Tag: mental health

Lack of resources from university health centers are turning away students from seeking mental health

One in 4 college students deal with some kind of mental health issue. Colleges across the country say they’re there to help, but the TODAY show’s six-month investigation from 22 students at 10 different universities revealed that students are getting kicked out of college for seeking help. Could the reason for this be the lack of resources from university health centers?

The coverage tells the story of Jasmine, a student at the University of Chicago, who began struggling with depression and went to seek help at the school’s counseling center. Unequipped and unprepared to handle her situation, they sent her off to the hospital where she was kept for two weeks. She returned to school forced to sign a contract that asked her to leave campus immediately. This forced mental leave is making its way to headlines of college campus newspapers all over the country. The narrative seems to be that students are reluctant to seek help at college counseling centers to risk the embarrassing and harsh reality of being sent home against their will.

This poses a very important question. What message are we sending students? It’s a message filled with fear of being sent to the psychiatric ward and kicked out of school. Only 60% of students struggling actually end up seeking help, but recent data collected by the Center for Collegiate Mental Health at Penn State University at 139 college and university counseling centers, from 2009-2010 through 2014-2015, reflects “slow but consistent” growth in students reporting depression, anxiety and social anxiety. And 20% of students seeking mental health treatment are taking up about half of all campus counseling center appointments.

While there are certainly growing concerns over other mental health issues affecting college students today, it’s safe to presume that a major issue in this situation is the lack of resources from university health centers to screen, identify and reduce risky behaviors. According to CDC data, risky behaviors are the primary cause of morbidity and mortality among adolescents and young adults. This is especially relevant for college students who are experiencing a new freedom and engaging in developmentally appropriate (but often risky) experimental behavior. The need is clear: effective preventive care for this age group must include accurate and consistent risk identification and behavior change counseling.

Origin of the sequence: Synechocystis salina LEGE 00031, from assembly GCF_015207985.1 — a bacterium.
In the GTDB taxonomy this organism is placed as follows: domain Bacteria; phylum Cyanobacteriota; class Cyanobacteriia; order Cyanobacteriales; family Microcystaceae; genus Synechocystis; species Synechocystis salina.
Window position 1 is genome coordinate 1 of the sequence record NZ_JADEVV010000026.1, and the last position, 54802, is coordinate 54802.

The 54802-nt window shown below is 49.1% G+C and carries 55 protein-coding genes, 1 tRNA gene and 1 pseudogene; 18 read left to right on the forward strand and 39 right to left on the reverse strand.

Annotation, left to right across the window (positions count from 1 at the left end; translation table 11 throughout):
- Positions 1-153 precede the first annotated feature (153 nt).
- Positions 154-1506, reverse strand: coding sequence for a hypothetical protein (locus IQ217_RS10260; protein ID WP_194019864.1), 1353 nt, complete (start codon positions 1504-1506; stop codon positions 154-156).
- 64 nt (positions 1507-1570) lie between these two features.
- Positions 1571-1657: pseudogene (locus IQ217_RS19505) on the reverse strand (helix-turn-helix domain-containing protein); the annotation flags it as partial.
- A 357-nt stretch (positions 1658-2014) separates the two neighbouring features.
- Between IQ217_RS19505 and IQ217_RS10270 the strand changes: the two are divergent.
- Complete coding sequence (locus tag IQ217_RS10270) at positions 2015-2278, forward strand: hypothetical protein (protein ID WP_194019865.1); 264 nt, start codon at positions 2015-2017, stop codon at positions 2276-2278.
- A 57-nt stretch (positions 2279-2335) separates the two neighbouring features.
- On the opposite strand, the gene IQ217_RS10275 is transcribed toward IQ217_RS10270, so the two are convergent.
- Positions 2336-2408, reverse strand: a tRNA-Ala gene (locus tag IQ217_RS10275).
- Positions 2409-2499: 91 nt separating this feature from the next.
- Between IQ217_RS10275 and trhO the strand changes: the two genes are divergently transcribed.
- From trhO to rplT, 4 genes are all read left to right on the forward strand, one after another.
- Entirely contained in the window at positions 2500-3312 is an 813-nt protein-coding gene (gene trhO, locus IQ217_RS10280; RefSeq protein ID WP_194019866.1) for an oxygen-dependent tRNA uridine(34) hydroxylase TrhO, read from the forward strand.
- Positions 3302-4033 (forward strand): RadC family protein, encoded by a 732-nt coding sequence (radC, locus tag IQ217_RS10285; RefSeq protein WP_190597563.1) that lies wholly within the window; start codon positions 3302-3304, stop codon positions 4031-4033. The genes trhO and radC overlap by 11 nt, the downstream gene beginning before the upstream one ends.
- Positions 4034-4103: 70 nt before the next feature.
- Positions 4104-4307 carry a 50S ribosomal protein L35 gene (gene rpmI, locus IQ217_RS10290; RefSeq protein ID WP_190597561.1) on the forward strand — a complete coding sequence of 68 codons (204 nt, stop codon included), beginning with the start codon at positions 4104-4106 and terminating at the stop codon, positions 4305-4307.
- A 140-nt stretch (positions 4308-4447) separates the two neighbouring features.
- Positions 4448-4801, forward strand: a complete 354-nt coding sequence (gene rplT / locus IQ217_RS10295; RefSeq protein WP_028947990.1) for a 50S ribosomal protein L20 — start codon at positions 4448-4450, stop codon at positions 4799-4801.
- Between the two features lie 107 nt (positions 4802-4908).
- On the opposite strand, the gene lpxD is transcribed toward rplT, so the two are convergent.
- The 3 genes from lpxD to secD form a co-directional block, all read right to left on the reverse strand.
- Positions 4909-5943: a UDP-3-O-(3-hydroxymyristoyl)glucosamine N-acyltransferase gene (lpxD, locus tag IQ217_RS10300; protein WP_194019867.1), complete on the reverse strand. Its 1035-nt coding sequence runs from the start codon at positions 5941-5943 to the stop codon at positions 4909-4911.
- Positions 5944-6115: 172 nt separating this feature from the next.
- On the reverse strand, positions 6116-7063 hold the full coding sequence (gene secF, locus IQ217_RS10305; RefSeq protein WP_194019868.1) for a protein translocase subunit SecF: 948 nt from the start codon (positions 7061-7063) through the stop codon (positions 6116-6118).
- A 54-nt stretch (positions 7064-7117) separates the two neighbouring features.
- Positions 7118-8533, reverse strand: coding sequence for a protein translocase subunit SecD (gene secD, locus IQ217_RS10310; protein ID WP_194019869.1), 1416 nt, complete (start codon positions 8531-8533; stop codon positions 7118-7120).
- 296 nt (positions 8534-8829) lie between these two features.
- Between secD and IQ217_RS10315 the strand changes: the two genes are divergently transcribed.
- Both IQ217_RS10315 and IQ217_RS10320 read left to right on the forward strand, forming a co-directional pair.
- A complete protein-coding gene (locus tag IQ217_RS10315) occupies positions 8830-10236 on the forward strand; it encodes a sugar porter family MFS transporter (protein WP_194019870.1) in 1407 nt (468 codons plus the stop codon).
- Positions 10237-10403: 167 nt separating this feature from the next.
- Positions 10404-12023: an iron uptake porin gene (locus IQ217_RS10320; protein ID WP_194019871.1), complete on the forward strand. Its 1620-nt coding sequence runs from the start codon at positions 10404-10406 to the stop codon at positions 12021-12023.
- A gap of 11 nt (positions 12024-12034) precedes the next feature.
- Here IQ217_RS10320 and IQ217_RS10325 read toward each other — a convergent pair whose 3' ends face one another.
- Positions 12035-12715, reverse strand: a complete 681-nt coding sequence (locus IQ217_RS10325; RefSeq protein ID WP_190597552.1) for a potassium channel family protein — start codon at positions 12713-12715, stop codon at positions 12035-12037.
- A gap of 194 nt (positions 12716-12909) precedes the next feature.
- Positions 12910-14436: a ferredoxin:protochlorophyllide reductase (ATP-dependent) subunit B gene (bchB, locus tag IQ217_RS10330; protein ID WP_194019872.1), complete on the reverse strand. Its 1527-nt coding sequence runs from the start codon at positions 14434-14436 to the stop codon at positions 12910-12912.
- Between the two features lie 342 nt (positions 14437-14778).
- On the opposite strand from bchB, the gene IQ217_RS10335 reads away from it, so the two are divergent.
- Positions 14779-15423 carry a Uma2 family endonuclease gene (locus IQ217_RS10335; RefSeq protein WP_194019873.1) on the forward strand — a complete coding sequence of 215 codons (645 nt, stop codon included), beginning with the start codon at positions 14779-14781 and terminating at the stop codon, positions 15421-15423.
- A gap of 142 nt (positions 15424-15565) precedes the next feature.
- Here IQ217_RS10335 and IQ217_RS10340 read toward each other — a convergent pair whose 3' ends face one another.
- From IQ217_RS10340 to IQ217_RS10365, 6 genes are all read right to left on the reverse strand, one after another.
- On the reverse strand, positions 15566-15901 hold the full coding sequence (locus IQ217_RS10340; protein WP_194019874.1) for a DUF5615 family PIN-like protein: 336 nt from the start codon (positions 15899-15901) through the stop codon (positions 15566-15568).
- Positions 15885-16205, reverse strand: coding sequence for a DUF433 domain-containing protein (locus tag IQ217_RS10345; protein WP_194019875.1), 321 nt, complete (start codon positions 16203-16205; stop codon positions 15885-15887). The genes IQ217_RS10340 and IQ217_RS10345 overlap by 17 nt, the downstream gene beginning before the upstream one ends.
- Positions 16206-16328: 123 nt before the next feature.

Many institutions launch annual campus-wide surveys to assess student alcohol use and required surveys such as Title IX sexual violence “climate” surveys. These surveys play a critical role in understanding health risks of students, and help to direct programming funds. However, for the student struggling with a specific issue such as depression, or sexual assault, there is no opportunity to disclosure their issues and receive intervention or follow-up—a missed opportunity with the potential for significant impact on the student’s health, quality of life, and academic success. Identifiable campus-wide surveys provide insight for the institution – and actionable intervention for the student before their issues grow to an unmanageable level.

Consistent and early identification and reduction of student risk behaviors is critical for University Health Centers. If we can better equip professionals at universities and colleges with the tools they need for early identification of students in need, we can shift the message we’re sending from fear to hope. Developed by experts and vetted by young adults, RAAPS and ACT tools address these issues and more, in language students relate to, in an online format, which allows students to feel comfortable answering honestly across the range of risk topics.

Universities are desperate for technology that helps identify risks and secures accurate data in a timely fashion. Universities and colleges face a unique challenge—caring for the physical and mental health of students and providing a safe environment that supports academic achievement, all with limited time and budgets.

An article from the Huffington Post says, “The campus centers are continually understaffed because their budgets are often based on some kind of historical calculation of the number of students enrolled and previous rates of students requesting appointments.”

These are serious issues. We hope you will join us in working together to ensure that all of the students in your population are screened for risky behaviors that impact their health and academic success. Don’t grapple with these issues alone. You have the opportunity to make a real and lasting positive change in your student’s health and your institution’s financial bottom line.

What are the next steps?

Download the Risky Business on Campus eBook to explore the top 10 considerations for identifying risk behaviors of college students and to find out how you can enhance your services to save a life.